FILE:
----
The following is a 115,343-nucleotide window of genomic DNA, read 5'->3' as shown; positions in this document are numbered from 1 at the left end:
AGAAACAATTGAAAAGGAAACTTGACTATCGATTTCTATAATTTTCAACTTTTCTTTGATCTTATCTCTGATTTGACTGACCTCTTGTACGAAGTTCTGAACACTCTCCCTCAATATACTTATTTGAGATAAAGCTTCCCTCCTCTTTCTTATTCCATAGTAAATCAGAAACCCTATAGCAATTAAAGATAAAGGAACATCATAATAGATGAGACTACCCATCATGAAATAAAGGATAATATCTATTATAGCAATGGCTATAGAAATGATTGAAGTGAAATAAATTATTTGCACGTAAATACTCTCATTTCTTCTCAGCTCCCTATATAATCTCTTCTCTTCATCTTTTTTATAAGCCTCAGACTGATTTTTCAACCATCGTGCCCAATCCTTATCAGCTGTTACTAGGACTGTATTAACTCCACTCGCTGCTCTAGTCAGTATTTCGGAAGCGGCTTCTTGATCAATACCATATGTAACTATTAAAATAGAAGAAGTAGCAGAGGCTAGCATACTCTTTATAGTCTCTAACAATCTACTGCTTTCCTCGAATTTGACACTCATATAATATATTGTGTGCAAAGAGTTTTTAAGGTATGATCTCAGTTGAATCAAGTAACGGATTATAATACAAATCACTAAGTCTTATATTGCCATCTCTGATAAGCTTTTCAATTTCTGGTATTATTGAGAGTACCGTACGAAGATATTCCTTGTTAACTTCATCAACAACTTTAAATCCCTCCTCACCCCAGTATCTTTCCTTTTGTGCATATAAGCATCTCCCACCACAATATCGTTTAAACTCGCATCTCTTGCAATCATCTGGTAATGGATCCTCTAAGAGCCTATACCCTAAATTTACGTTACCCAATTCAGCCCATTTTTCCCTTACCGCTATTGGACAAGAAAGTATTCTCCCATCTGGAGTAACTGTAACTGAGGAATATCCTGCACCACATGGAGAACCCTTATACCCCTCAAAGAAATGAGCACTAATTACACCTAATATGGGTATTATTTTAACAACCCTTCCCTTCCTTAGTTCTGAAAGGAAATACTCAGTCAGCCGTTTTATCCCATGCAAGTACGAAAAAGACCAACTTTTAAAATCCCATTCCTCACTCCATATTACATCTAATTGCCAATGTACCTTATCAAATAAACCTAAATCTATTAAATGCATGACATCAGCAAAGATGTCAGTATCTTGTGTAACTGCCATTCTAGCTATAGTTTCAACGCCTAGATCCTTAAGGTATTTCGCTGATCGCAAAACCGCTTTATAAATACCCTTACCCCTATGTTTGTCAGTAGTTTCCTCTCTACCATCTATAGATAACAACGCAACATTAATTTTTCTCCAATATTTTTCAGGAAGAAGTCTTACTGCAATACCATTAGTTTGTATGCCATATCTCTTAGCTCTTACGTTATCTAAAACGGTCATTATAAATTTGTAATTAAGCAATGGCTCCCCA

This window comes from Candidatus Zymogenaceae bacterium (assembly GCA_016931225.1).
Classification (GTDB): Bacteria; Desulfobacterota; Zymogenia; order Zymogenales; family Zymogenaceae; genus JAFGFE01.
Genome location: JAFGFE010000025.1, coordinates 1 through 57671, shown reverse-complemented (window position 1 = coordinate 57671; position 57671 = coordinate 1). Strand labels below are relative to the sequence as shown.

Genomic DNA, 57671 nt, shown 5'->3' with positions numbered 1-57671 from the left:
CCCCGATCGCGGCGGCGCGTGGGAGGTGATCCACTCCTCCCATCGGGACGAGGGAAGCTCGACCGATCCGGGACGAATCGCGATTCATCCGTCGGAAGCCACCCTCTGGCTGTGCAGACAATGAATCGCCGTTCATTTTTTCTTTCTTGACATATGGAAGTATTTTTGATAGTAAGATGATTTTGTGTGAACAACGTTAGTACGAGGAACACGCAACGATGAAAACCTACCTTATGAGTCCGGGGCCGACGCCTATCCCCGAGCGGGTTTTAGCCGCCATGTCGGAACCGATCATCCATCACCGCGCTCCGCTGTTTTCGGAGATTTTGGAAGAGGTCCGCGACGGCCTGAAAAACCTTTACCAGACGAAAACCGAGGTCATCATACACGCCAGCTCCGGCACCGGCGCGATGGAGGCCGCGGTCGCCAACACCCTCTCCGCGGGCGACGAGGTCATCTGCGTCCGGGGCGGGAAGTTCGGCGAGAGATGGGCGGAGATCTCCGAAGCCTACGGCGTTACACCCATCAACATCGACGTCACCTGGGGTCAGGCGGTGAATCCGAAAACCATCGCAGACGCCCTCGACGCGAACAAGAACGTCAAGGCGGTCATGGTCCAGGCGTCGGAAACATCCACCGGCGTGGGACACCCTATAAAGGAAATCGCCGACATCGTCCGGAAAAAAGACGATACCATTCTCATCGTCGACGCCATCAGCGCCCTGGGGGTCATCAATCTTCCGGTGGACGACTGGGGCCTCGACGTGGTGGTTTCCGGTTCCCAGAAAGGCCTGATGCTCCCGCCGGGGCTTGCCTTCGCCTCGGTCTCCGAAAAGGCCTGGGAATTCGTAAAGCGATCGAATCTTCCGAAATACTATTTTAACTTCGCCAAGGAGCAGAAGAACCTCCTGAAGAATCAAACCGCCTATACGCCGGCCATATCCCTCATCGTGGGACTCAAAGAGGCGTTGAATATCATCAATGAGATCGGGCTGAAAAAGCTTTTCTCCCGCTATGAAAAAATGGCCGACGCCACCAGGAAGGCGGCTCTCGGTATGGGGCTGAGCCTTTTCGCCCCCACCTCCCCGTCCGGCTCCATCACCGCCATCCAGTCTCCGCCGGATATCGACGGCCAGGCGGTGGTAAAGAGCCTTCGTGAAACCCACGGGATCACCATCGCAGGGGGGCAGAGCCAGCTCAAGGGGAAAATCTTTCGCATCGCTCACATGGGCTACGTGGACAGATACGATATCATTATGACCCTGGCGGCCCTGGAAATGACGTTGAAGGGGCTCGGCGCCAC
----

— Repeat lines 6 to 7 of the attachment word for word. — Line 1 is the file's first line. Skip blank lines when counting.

Genomic DNA, 57671 nt, shown 5'->3' with positions numbered 1-57671 from the left:
CCCCGATCGCGGCGGCGCGTGGGAGGTGATCCACTCCTCCCATCGGGACGAGGGAAGCTCGACCGATCCGGGACGAATCGCGATTCATCCGTCGGAAGCCACCCTCTGGCTGTGCAGACAATGAATCGCCGTTCATTTTTTCTTTCTTGACATATGGAAGTATTTTTGATAGTAAGATGATTTTGTGTGAACAACGTTAGTACGAGGAACACGCAACGATGAAAACCTACCTTATGAGTCCGGGGCCGACGCCTATCCCCGAGCGGGTTTTAGCCGCCATGTCGGAACCGATCATCCATCACCGCGCTCCGCTGTTTTCGGAGATTTTGGAAGAGGTCCGCGACGGCCTGAAAAACCTTTACCAGACGAAAACCGAGGTCATCATACACGCCAGCTCCGGCACCGGCGCGATGGAGGCCGCGGTCGCCAACACCCTCTCCGCGGGCGACGAGGTCATCTGCGTCCGGGGCGGGAAGTTCGGCGAGAGATGGGCGGAGATCTCCGAAGCCTACGGCGTTACACCCATCAACATCGACGTCACCTGGGGTCAGGCGGTGAATCCGAAAACCATCGCAGACGCCCTCGACGCGAACAAGAACGTCAAGGCGGTCATGGTCCAGGCGTCGGAAACATCCACCGGCGTGGGACACCCTATAAAGGAAATCGCCGACATCGTCCGGAAAAAAGACGATACCATTCTCATCGTCGACGCCATCAGCGCCCTGGGGGTCATCAATCTTCCGGTGGACGACTGGGGCCTCGACGTGGTGGTTTCCGGTTCCCAGAAAGGCCTGATGCTCCCGCCGGGGCTTGCCTTCGCCTCGGTCTCCGAAAAGGCCTGGGAATTCGTAAAGCGATCGAATCTTCCGAAATACTATTTTAACTTCGCCAAGGAGCAGAAGAACCTCCTGAAGAATCAAACCGCCTATACGCCGGCCATATCCCTCATCGTGGGACTCAAAGAGGCGTTGAATATCATCAATGAGATCGGGCTGAAAAAGCTTTTCTCCCGCTATGAAAAAATGGCCGACGCCACCAGGAAGGCGGCTCTCGGTATGGGGCTGAGCCTTTTCGCCCCCACCTCCCCGTCCGGCTCCATCACCGCCATCCAGTCTCCGCCGGATATCGACGGCCAGGCGGTGGTAAAGAGCCTTCGTGAAACCCACGGGATCACCATCGCAGGGGGGCAGAGCCAGCTCAAGGGGAAAATCTTTCGCATCGCTCACATGGGCTACGTGGACAGATACGATATCATTATGACCCTGGCGGCCCTGGAAATGACGTTGAAGGGGCTCGGCGCCAC